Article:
Monday, May 14, 2007

Annual "It's Not Playing Dress-Up" post

I went with Mother to her favorite restaurant for Mothers’ Day. The restaurant itself is an ancient throwback to a time when French cuisine was escargot and Chateaubriand and a lot of other things people couldn't pronounce but thought were classy. That's the word they used: "Classy." Not "Yumm-o," or just "Mmmm." Back when Julia Child was Rachel Ray.

As I do on special occasions in facilities that don’t have drive-thru windows, I wore a tie and jacket. I was amazed at the number of loud-mouthed middle-aged goofuses wearing sport shirts and jeans. And that was just the moms. The bowtie, a sedate yellow-and-cornflower number that lightened up the blue blazer playfully, received a number of outright stares.
I still believe in “special occasions” and that adding ritual, costume, and gifts adds meaning and shows respect better better than a card. A jacket and tie is a “nice dinner with Mother” costume. Shown here is a typical, but not recent, example. And yes, the martini is an important feature of the ensemble.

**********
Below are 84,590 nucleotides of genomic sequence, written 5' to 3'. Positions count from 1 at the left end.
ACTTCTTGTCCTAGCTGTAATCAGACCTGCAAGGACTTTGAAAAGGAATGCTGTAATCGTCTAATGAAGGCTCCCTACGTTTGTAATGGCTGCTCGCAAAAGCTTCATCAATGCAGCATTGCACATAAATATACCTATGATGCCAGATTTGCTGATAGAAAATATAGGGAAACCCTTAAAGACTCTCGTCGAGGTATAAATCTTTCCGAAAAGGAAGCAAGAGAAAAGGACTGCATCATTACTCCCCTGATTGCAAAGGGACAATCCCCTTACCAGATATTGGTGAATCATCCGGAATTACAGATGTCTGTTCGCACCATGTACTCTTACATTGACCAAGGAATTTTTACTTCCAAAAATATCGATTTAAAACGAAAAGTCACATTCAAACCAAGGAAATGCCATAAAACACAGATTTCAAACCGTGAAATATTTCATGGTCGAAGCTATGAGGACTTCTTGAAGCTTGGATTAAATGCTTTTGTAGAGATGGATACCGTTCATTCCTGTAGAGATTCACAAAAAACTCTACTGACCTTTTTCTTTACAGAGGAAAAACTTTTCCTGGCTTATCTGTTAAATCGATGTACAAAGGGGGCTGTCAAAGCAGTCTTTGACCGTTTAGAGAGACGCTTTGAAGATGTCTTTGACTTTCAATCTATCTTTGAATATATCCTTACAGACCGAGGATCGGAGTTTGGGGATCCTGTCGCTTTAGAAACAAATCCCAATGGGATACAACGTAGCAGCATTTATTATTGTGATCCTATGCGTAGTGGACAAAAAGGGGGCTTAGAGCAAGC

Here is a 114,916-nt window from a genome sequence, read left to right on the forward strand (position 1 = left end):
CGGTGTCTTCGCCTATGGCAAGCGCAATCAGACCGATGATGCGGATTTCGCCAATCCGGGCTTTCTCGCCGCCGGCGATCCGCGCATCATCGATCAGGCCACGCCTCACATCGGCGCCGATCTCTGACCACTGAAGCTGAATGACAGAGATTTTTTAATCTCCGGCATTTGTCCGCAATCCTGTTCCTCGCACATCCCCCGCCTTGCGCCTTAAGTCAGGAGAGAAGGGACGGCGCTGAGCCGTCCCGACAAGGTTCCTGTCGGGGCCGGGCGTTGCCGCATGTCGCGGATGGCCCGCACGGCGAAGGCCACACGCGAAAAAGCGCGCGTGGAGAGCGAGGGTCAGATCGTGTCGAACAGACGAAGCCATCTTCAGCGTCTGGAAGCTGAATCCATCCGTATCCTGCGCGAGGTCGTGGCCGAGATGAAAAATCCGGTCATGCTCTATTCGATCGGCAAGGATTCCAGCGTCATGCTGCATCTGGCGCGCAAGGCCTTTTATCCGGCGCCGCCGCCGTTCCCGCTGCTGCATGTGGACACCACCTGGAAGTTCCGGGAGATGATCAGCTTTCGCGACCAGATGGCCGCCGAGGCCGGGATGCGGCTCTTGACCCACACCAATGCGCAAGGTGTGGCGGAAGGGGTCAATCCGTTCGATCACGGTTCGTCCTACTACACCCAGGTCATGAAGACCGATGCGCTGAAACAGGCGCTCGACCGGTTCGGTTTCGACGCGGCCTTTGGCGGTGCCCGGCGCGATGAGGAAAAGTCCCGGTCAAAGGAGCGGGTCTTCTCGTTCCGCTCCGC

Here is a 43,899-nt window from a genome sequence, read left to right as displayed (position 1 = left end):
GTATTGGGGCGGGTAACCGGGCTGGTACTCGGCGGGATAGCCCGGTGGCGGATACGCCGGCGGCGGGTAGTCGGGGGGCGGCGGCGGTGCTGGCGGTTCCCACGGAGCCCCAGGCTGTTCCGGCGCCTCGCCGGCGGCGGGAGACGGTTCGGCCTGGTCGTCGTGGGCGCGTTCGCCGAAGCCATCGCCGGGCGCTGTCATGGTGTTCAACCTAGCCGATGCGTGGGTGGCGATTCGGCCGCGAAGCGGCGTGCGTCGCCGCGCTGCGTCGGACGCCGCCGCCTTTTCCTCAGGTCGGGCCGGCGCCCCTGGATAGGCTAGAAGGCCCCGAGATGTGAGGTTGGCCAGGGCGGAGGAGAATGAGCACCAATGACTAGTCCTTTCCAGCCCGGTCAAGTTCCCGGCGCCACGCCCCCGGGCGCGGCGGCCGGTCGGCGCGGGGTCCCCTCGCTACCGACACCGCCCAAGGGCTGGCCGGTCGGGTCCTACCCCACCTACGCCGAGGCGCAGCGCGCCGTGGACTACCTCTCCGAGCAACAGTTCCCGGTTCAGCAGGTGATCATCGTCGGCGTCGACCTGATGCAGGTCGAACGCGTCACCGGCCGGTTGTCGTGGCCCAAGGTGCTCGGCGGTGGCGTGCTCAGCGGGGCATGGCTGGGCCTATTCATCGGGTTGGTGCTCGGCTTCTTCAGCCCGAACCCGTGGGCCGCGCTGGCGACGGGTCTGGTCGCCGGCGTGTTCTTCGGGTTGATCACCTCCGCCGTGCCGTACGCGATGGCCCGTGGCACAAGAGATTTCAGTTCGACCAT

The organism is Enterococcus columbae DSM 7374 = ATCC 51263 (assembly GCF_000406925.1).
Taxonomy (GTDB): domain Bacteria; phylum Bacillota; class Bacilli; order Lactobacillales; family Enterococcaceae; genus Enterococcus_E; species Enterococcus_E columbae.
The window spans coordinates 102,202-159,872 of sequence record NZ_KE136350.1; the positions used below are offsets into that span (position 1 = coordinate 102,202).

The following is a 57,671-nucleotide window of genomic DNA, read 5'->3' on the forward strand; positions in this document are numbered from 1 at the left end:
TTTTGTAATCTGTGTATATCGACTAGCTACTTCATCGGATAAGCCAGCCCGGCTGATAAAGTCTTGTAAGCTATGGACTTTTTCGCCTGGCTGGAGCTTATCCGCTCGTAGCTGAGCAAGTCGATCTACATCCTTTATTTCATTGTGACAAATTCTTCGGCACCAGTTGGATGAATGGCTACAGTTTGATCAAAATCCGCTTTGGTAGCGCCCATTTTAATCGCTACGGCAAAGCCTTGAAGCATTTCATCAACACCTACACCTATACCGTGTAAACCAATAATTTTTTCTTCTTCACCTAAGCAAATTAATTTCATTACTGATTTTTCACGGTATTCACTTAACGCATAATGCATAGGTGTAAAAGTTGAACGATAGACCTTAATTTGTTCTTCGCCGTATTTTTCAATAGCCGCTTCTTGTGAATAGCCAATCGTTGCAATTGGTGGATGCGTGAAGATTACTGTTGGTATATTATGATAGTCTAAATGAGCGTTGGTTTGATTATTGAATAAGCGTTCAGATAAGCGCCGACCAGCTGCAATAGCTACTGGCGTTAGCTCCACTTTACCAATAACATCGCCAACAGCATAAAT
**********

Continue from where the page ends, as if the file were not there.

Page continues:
Here on the Beach, (where the clean RedSox, Nascar: What a WINNING Combo! T-shirt is considered proper casual Friday wear) I admit a tie can be perceived as a costume, and many may find it confining, suggesting work. On board a ship, I wore slop trow and went barefoot at work; on land, I wore a toolbelt. And I enjoyed what I was doing, so I have no bad feelings about going barefoot or wearing ill-fitting clothes, or carrying tools around my waist. Or anyone else doing so. I also have no qualms about wearing a tie on a day off, in the proper setting.
I would never give anyone the hairy eyeball for wearing a uniform or other, appropriate, workplace clothing to dinner. These days I do however insist upon “shirts on, hats off” at the table. It’s hard to eat with a tricorn dipping into the salad, anyway. Although if you’re good at it, you can snag a few cherry tomatoes for later in the watch.
I hope all you mothers were treated appropriately, respectfully, and with the love you all deserve.

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